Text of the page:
ZIERLER: In the course of your 20 years of tenure at Arizona, I'm curious if there's a moment that sticks out in your memory that you decided you want to take the leap into national security work.

WALLACE: I think certainly by 1992 I was a full professor and I'd gotten the Macelwane Medal in the AGU, and I thought that was pretty nice, but I was like, "This academic thing is interesting, but what I'm doing in the summer makes a difference to me." I knew I was going to leave. It took me another ten years to do that, but I'm pretty sure that when President Bush announced the cessation of testing in September of 1992, and we, as a community, did an experiment, which was a chemical explosion at the Nevada Test Site to simulate nuclear explosions. It was called Chemical Kiloton, later renamed the non-proliferation experiment (NPE), it was clear the die was cast. I knew that I would coming back to Los Alamos. I still didn't know when, but it was clear that that was my long-term path.

ZIERLER: I'll just note that 1992 was a year after the dissolution of the Soviet Union. In what ways did the end of the Cold War register for you and make you think differently about national security and nuclear weapons testing?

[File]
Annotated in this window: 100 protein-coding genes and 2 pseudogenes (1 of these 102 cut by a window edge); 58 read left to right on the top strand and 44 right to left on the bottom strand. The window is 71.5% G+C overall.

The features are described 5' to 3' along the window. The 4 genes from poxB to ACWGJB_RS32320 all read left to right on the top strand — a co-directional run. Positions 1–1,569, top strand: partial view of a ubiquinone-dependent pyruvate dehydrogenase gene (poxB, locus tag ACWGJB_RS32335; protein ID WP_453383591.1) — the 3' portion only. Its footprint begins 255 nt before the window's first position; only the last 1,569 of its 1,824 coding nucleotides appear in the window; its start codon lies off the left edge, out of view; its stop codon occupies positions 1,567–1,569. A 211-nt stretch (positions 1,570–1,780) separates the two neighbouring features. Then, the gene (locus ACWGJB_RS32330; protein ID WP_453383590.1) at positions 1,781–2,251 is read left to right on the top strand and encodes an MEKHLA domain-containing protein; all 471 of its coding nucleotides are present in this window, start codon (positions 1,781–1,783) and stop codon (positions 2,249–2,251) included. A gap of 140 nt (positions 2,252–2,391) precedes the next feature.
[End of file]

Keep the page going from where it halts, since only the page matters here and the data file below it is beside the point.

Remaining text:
WALLACE: We had this dissolution, and there was lots of discussion about what would become of the Soviet Union. But at the same time, we began to see the rise of other nuclear powers. China tested nuclear weapons up until '96 – and in fact China had had some very large nuclear test in '92 and '96. It has always been clear that nuclear weapons were the one existential threat to humanity from a warfare perspective. The fall of the Soviet Union made the question of nuclear weapons more compelling because we were going to go from this kind of bipolar world, the US vs the Soviet Union, to multipolar world where maybe many states would have nuclear weapons. And the dissolution of the USSR also told us that maybe the Soviets would see their nuclear expertise spread across the world. And in fact, it did. But maybe not just the expertise, maybe the nuclear material. We began to ask a whole bunch of questions about improvised nuclear devices. How might we monitor for that? It's not necessarily a specific seismology question, but it's a great science question. Can you see plutonium from afar? Can you see uranium? It's really hard. What are the telltale signs? What are the patterns of life? How do we stop the perceived need for nuclear weapons in aspirant states?